Detecting changes in simulated events using partial-interval recording and momentary time sampling

John T. Rapp, Amanda M. Colby-Dirksen, Dara N. Michalski, Regina A. Carroll, Ally M. Lindenberg

Research output: Contribution to journalArticle

36 Citations (Scopus)

Abstract

In a series of three studies, we evaluated simulated data with reversal designs to determine whether partial-interval recording (PIR) and momentary time sampling (MTS) detected changes that were evident with continuous measures. The results from Study 1 showed that MTS with interval sizes up to 30 s detected most of the moderate and large changes in duration events and MTS with interval sizes up to 1 min detected most large changes in duration events. By comparison, PIR with 10-s intervals detected approximately half of all changes in duration events. The results of Study 2 showed that only 10-s PIR reliably detected most small, moderate, and large changes in frequency events. The results of Study 3 showed that PIR with 10-s intervals generated a relatively high percentage of false positives for duration events, whereas MTS did not. As a whole, the results support previous findings, but also provide new guidelines for the use of PIR and MTS.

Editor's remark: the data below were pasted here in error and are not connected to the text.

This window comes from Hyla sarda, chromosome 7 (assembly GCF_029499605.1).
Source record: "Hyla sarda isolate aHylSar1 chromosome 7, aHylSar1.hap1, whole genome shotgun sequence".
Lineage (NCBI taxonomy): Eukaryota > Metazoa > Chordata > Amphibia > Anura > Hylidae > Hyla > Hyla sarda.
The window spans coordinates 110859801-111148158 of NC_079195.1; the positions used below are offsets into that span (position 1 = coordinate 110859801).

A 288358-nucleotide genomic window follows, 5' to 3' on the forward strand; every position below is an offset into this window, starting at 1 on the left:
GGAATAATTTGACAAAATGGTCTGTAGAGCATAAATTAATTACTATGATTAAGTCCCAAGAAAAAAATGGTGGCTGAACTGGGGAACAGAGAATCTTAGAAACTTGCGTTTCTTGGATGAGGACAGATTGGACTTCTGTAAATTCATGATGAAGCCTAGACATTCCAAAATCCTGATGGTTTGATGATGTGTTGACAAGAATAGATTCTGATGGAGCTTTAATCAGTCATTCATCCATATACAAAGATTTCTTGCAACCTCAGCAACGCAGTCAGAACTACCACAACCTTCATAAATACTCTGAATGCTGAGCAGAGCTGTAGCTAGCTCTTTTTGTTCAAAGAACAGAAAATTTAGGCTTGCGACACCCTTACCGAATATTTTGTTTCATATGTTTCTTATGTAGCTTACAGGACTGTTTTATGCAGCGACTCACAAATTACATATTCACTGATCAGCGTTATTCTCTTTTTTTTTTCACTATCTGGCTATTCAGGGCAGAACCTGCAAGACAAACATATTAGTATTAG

Original languageEnglish (US)
Pages (from-to)237-269
Number of pages33
JournalBehavioral Interventions
Volume23
Issue number4
DOIs
StatePublished - Nov 1 2008

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ASJC Scopus subject areas

  • Developmental and Educational Psychology
  • Clinical Psychology
  • Arts and Humanities (miscellaneous)
  • Psychiatry and Mental health

Cite this

Detecting changes in simulated events using partial-interval recording and momentary time sampling. / Rapp, John T.; Colby-Dirksen, Amanda M.; Michalski, Dara N.; Carroll, Regina A.; Lindenberg, Ally M.

In: Behavioral Interventions, Vol. 23, No. 4, 01.11.2008, p. 237-269.

Research output: Contribution to journalArticle

Rapp, John T. ; Colby-Dirksen, Amanda M. ; Michalski, Dara N. ; Carroll, Regina A. ; Lindenberg, Ally M. / Detecting changes in simulated events using partial-interval recording and momentary time sampling. In: Behavioral Interventions. 2008 ; Vol. 23, No. 4. pp. 237-269.
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